Earlier this year, when German Chancellor Angela Merkel visited Israel with a business delegation, she had a photo-op with local and visiting entrepreneurs. The problem was that, apart from Ms Merkel, they were all pale, male and stale.
In response, a group of Israeli women entrepreneurs had a plan: they Photo shopped images of Ms Merkel with themselves – and a few male supporters – outside Israeli landmarks. The results went viral, in Israel and globally.
For Merav Oren, the founder of the WMN network of Israeli women entrepreneurs, this marked a turning point since it showed their growing role in making Israel the Innovation Nation.
“I need to wake up feeling passionate about my job,” said Ms Oren, a serial entrepreneur who had her first job at the tender age of eight, as she spoke in the 28th-floor offices of Amazon Israel in Tel Aviv’s Sarona district.
She had her first break when she told a male friend that she wanted to be a partner in the company she worked for. “I told him I was going to ask for a 15 percent share. He said: ‘Why not 50 percent, take it or leave it?’ The boss decided to take it, I bought 50 percent of the company and then bought him out.
“I became chief executive officer [CEO], but still people thought I was the secretary.”
She said WMN’s goal is for companies in the network to have at least a woman founder or a CEO.
WMN helps women to start their own businesses, and to not be afraid of failure – a common theme among Israeli entrepreneurs, male or female. Failure is not stigmatised in Israel, as long as you learn from your mistakes.
“WMN is a game-changer for women entrepreneurs. Our mission is to have more women-led ventures. We do this by providing our community members with a co-working space, professional events and workshops, along with mentors and networking opportunities with profound and leading men and women in the industry who want to pay it all forward.”
Ms Oren gives the example of Maya Gura, who sold her first company to eBay. “She called me and said she wanted to mentor the group. I said, I’ve heard of [Israeli entrepreneur] Ron Gura, but not of a Maya Gura, how come I have never heard about you?
“It turns out that Ron is her brother in law, and Maya just didn’t want to be in front, even though she was behind some of the ideas of the company that was sold. I told her: ‘That’s the last time I hear you talk that way. You have to take your place at the top table and say what you are doing out loud.’”
Women in Israel, Ms Oren noted, made up only five to seven percent of founders or CEOs of start-ups, “but we want to change that through our networking”.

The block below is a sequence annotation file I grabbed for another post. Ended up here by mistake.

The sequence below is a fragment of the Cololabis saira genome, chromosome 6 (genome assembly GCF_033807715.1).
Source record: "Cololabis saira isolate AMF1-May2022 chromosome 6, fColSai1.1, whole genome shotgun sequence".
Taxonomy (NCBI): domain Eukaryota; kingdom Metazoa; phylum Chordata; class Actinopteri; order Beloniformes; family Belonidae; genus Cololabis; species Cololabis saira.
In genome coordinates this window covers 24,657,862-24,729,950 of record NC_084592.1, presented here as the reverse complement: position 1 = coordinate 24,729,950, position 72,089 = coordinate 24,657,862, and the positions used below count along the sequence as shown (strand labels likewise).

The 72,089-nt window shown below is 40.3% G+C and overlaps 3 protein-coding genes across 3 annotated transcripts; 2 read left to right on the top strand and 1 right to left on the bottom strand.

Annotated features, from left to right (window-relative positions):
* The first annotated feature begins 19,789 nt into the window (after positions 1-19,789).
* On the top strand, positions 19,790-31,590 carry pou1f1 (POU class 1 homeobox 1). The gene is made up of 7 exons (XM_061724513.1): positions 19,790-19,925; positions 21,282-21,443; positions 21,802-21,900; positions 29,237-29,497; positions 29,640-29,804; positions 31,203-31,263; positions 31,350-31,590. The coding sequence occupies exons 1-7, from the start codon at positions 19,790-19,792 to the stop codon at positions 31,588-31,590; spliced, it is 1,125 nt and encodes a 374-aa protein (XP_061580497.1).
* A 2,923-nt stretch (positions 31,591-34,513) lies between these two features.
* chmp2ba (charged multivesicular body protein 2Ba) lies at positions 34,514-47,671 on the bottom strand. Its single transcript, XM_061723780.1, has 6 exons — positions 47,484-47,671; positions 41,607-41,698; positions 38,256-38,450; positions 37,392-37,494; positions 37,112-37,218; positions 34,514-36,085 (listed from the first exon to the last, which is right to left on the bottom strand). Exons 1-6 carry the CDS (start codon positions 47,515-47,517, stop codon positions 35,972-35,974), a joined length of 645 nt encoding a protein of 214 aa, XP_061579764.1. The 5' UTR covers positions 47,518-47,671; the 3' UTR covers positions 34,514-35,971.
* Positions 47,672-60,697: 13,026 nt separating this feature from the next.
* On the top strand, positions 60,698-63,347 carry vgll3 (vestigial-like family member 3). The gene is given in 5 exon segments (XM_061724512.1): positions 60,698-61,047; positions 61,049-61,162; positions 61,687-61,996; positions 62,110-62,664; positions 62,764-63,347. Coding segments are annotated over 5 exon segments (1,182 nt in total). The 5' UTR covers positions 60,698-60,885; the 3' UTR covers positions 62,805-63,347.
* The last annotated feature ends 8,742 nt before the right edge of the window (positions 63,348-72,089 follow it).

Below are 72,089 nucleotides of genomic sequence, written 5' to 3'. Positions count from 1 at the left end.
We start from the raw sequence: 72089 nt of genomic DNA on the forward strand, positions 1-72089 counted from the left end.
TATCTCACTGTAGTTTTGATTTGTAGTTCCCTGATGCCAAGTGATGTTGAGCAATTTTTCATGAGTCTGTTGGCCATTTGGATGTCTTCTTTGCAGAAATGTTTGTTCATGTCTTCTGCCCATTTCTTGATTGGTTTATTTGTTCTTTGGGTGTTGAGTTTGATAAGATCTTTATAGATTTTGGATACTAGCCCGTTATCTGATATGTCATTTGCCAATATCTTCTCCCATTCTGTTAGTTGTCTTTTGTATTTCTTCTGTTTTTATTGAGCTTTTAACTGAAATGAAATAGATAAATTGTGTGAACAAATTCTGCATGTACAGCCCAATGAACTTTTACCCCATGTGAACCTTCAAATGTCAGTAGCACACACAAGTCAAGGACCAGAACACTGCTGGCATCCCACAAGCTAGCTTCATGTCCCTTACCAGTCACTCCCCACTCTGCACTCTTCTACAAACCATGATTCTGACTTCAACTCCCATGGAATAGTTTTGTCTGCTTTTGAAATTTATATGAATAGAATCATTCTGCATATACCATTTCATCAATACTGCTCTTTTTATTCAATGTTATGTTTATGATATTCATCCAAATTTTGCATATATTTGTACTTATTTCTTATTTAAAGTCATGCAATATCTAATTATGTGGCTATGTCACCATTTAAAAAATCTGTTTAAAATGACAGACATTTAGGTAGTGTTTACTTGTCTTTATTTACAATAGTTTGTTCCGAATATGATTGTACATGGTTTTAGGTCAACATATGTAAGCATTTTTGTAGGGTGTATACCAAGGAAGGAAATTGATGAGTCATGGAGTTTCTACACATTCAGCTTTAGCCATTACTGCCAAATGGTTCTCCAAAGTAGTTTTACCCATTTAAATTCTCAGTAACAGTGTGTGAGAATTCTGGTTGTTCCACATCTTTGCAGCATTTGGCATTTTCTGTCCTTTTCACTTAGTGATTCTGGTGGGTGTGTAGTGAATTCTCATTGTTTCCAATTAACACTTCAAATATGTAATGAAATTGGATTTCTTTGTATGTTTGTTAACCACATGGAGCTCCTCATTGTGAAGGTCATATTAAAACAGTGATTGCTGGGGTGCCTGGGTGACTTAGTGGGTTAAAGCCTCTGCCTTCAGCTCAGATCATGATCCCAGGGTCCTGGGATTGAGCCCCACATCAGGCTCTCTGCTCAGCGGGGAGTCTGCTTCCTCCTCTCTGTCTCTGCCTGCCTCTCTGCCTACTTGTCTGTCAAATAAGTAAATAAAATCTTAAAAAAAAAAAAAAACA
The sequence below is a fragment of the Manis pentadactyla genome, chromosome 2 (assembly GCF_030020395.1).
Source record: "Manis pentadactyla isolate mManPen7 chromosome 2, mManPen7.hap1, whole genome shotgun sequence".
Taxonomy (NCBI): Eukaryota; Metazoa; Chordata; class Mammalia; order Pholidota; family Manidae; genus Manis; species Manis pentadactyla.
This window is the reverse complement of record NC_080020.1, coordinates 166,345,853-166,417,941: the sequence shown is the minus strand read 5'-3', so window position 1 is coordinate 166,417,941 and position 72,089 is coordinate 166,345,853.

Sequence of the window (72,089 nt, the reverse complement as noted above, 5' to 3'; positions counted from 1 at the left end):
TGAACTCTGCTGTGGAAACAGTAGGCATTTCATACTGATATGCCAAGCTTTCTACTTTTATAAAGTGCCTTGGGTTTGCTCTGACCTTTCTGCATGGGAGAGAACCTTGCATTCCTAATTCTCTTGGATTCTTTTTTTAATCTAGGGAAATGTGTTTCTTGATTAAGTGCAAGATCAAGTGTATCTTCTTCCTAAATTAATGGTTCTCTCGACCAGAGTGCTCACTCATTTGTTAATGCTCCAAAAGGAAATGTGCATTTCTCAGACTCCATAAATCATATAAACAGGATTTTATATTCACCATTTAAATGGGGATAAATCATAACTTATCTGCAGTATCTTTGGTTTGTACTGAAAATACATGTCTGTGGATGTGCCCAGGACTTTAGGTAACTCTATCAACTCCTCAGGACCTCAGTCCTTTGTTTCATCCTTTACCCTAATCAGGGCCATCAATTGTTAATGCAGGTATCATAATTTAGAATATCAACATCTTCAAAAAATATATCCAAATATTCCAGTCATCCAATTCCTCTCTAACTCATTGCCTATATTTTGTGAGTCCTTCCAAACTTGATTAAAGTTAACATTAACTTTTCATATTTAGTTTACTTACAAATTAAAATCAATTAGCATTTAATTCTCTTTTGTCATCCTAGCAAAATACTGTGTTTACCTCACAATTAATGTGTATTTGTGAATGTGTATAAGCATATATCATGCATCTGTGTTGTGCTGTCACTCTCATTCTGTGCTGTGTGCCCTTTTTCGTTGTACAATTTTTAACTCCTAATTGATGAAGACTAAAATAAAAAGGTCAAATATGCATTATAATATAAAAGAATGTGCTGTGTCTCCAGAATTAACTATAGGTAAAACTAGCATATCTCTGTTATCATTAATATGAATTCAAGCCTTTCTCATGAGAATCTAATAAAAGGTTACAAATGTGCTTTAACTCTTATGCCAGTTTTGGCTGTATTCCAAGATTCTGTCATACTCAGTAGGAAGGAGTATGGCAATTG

One of the problems Israeli women entrepreneurs face is the fact that unlike their male counterparts, they have not networked in military units that have formed the base of the country’s high-tech boom, such as the ultra-secret 8200 intelligence unit.
Fighting that issue is Neta-Li Meiri, an 8200 alumna – she was an English-language analyst and liaison with foreign counterparts, who is managing director of the 8200 Social Program. The programme, which is made up of 8200 alumni, is the first of its kind in Israel for social technology (social impact) ventures.
“We are seeking solutions from the bottom up, and we have 60 mentors, most of them female,” said Ms Meiri.
“We have raised more than $35 million (£27.3 million) for social projects since 2012. We are a not-for-profit, and we insist that in the companies we support, the financial bottom line and the social bottom line do not contradict each other. We also ensure that we partner the companies we support, not just donate funds to them.”
Among the startups, the social programme has backed are: Novotalk, which provides a full therapeutic solution for people who stutter; SmartAir which helps asthma patients who struggle to assess their health condition and prevent disease exacerbations; and Voiceitt, which aids the millions of children and adults who find verbal communication a nearly insurmountable task.
In Nazareth, lawyer Do’a Khreish faces additional problems to those encountered by her Jewish counterparts in Jerusalem and Tel Aviv. First, there’s a need to overcome the male-oriented bias in Arab society, and second, the women themselves have to believe that they can be entrepreneurs.
Ms Khreish, who studied Biology at the Technion and taught before becoming a lawyer/entrepreneur, said: “About 60 percent of women with academic degrees in the Arab sector are unemployed because they want to be teachers in order to fit in with the families’ lives.
“However, because of a surplus, they are left waiting for the Ministry of Education to give them jobs.”
One of the main problems is that in the Arab sector, there is “risk-aversion, so they don’t want to start up small businesses. Many also think that making money is the man’s role in the family. And finally, they really don’t want to be seen competing with males”.
Despite the problems facing women entrepreneurs in Israel – both Jewish and Arab – there have been remarkable successes.
One of the three companies that won the Israeli Prime Minister’s Award for Innovation went to a firm founded and headed by a woman: Emedgene, which has developed an artificial intelligence-based system for automatically managing, analysing, and interpreting vast amounts of genetic information.
The other two prizes went to Unbound Tech, which develops cybersecurity technology that protects cryptographic keys and passwords and DouxMatok which has made a food supplement that makes sugar taste sweeter and therefore cuts a consumer’s need.
Listen to this week’s episode of the Jewish Views Podcast, focusing on Pittsburgh: